The stories about jobs and careers are getting so tiresome. I realize Dice bought Slashdot to datamine the comments (free focus group!), but it seems like half the stories are a variation on the same these days.
It's the non-engineers.
They have this misconception that people used to dealing with the intricate semantics of programming languages are going to be unaware of the intricate semantics of English. Therefore, if they ask a question once, and do not get an answer they like, they will repeatedly ask the same question in different guises, hoping to obtain the answer they wanted to hear.
This really comes down to who is more patient than whom.
I usually attempt to buffer my answers in order to soften the blow, but you can ask the same question as many ways as you want, and the answer will likely not change, so long as it is fundamentally the same question. And I usually have the patience of Job. However, there was one incident where I was up against a deadline, and was being asked to "just cobble together something that works, and we'll (read: you'll) fix it (read: in a binary compatible way) later. Which was an impossibility (I was working on some very complex database code written in C++ which did subschema definitional enforcement on an upper level database schema, and the semantics had to be correct for the data stored in the binary backing store to be usable going forward, when we did the next update). The code had to be *right*, as opposed to *right now*, and the time difference was important.
We had a UI person who was in a management position, and they brought her over to argue their case that immediate was better than correct (correct would fit under the deadline, but only if everyone left me alone to finish the code). The UI person was constantly revising the UI in each release, and each release was practically a full rewrite. And she did not understand why I could not write my code the same way she wrote hers. Finally having had enough, I explained "It's OK if your code is crap; you are going to rewrite it in the next release anyway. My code has to work now, and it has to continue to work going forward, and therefore it needs to be correct. I understand that you are feeling the approaching deadline. So am I. However, while your code can be crap, mine can't be because I have to maintain it going forward. Now if you will get the hell out of my office, I will be able to finish the code by the deadline."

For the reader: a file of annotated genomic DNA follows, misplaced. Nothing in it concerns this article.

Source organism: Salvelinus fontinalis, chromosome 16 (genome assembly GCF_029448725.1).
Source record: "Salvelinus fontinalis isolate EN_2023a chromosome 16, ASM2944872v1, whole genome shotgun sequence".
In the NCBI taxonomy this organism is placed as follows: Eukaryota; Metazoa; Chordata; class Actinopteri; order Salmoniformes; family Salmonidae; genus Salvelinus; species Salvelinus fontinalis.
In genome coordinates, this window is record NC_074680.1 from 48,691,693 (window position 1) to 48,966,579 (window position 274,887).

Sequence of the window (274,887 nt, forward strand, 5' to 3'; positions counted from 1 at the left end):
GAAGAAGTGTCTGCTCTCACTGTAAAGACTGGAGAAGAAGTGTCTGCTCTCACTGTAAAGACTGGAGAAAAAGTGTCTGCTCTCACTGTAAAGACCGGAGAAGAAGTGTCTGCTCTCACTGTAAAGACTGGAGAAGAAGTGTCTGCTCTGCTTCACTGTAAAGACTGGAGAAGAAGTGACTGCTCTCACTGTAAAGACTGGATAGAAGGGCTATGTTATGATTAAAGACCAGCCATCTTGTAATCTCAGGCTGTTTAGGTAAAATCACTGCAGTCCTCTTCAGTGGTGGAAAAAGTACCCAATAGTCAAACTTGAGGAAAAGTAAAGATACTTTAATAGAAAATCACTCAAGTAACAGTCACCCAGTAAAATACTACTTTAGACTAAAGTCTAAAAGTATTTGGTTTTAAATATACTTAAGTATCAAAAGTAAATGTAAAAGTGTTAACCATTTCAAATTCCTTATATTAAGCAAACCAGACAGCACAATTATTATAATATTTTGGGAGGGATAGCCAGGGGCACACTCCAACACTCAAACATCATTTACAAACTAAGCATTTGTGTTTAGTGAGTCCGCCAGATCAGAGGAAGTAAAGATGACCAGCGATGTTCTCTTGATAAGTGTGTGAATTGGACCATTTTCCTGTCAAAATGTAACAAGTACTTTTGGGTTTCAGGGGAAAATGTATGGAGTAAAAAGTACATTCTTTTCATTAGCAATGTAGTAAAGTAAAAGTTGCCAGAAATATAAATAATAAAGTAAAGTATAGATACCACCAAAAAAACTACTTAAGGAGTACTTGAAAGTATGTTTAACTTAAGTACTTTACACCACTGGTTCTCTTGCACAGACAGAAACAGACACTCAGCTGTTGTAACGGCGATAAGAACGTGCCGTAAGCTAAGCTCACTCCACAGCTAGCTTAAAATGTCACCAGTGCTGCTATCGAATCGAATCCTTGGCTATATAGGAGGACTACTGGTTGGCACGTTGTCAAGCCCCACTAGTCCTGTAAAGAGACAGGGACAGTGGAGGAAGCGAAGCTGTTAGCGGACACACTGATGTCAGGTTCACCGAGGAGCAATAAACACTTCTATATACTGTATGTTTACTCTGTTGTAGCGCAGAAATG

Needless to say, there were some ruffled feathers. The director of engineering sided with me. I completed the (correct, rather than expedient) code by the deadline, and the product didn't turn into unmaintainable crap vis-a-vis the update process going forward.
What's the moral to this story?
Well, with specific regard to DICE:
(1) Repeatedly asking the same question in different ways is not going to get them a different answer, if the first answer was correct. Any other answer than that answer would be incorrect, for the question asked.
With specific regard to the current topic:
(2) Engineers who actually reliably, repeatedly, and consistently deliver what they are asked to deliver, within the timeframe that was agreed upon, can, and often do, wield more authority than the managers nominally set above them in the food chain, so it's not like going into management is going to give you any more real authority than you already have by way of your relationship with the team, and their trust of your judgement.
A management path can be a good idea if:
(A) You want more perks (stock options, etc.), although in a good company, if you are a great engineer, you will get those anyway
(B) You are tired of doing engineering for a living (which probably means you didn't qualify as "great engineer" under option 'A' anyway)
(C) You feel you would be more useful and/or happier in such a position (but if your happiness is based on power, don't expect it will necessarily follow)
(D) You are an OK (but not great) engineer at a company which engages in age discrimination, and you are happy to continue working for such a company going forward, and it's your only way to do so (at which point, I pretty much need to question your personal ethics)
Other than that... DICE: Asked and Answered. Please go on to the next survey question.